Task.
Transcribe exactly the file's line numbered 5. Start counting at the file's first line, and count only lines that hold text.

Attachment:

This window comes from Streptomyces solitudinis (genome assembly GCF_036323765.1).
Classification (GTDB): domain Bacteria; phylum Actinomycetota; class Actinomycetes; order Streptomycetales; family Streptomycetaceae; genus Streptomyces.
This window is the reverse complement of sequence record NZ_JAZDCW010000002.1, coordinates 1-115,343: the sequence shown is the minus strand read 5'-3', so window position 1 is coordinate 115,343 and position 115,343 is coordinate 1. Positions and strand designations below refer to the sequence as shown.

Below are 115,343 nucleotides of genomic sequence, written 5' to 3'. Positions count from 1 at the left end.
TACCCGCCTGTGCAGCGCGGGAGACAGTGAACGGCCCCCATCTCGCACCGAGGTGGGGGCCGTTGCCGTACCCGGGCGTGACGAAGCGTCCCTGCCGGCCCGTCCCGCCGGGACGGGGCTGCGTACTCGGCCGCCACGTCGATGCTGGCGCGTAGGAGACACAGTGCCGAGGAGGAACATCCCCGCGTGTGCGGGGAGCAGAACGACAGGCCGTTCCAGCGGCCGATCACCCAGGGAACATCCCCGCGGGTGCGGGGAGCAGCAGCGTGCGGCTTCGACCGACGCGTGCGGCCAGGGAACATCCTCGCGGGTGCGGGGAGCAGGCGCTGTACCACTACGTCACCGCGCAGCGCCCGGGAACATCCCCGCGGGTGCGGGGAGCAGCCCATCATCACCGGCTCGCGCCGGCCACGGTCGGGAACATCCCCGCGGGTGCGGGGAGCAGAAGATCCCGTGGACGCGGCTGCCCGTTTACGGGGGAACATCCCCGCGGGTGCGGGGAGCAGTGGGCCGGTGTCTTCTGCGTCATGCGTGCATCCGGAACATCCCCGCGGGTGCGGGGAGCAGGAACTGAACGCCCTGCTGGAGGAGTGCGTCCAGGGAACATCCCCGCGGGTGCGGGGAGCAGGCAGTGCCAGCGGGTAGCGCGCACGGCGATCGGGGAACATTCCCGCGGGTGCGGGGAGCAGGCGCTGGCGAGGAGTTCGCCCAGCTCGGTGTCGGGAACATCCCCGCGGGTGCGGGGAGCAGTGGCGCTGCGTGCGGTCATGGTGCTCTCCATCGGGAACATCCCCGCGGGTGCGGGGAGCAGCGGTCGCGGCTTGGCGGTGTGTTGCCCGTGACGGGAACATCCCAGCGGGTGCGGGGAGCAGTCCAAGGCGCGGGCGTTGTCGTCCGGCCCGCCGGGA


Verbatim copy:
TACCCGCCTGTGCAGCGCGGGAGACAGTGAACGGCCCCCATCTCGCACCGAGGTGGGGGCCGTTGCCGTACCCGGGCGTGACGAAGCGTCCCTGCCGGCCCGTCCCGCCGGGACGGGGCTGCGTACTCGGCCGCCACGTCGATGCTGGCGCGTAGGAGACACAGTGCCGAGGAGGAACATCCCCGCGTGTGCGGGGAGCAGAACGACAGGCCGTTCCAGCGGCCGATCACCCAGGGAACATCCCCGCGGGTGCGGGGAGCAGCAGCGTGCGGCTTCGACCGACGCGTGCGGCCAGGGAACATCCTCGCGGGTGCGGGGAGCAGGCGCTGTACCACTACGTCACCGCGCAGCGCCCGGGAACATCCCCGCGGGTGCGGGGAGCAGCCCATCATCACCGGCTCGCGCCGGCCACGGTCGGGAACATCCCCGCGGGTGCGGGGAGCAGAAGATCCCGTGGACGCGGCTGCCCGTTTACGGGGGAACATCCCCGCGGGTGCGGGGAGCAGTGGGCCGGTGTCTTCTGCGTCATGCGTGCATCCGGAACATCCCCGCGGGTGCGGGGAGCAGGAACTGAACGCCCTGCTGGAGGAGTGCGTCCAGGGAACATCCCCGCGGGTGCGGGGAGCAGGCAGTGCCAGCGGGTAGCGCGCACGGCGATCGGGGAACATTCCCGCGGGTGCGGGGAGCAGGCGCTGGCGAGGAGTTCGCCCAGCTCGGTGTCGGGAACATCCCCGCGGGTGCGGGGAGCAGTGGCGCTGCGTGCGGTCATGGTGCTCTCCATCGGGAACATCCCCGCGGGTGCGGGGAGCAGCGGTCGCGGCTTGGCGGTGTGTTGCCCGTGACGGGAACATCCCAGCGGGTGCGGGGAGCAGTCCAAGGCGCGGGCGTTGTCGTCCGGCCCGCCGGGA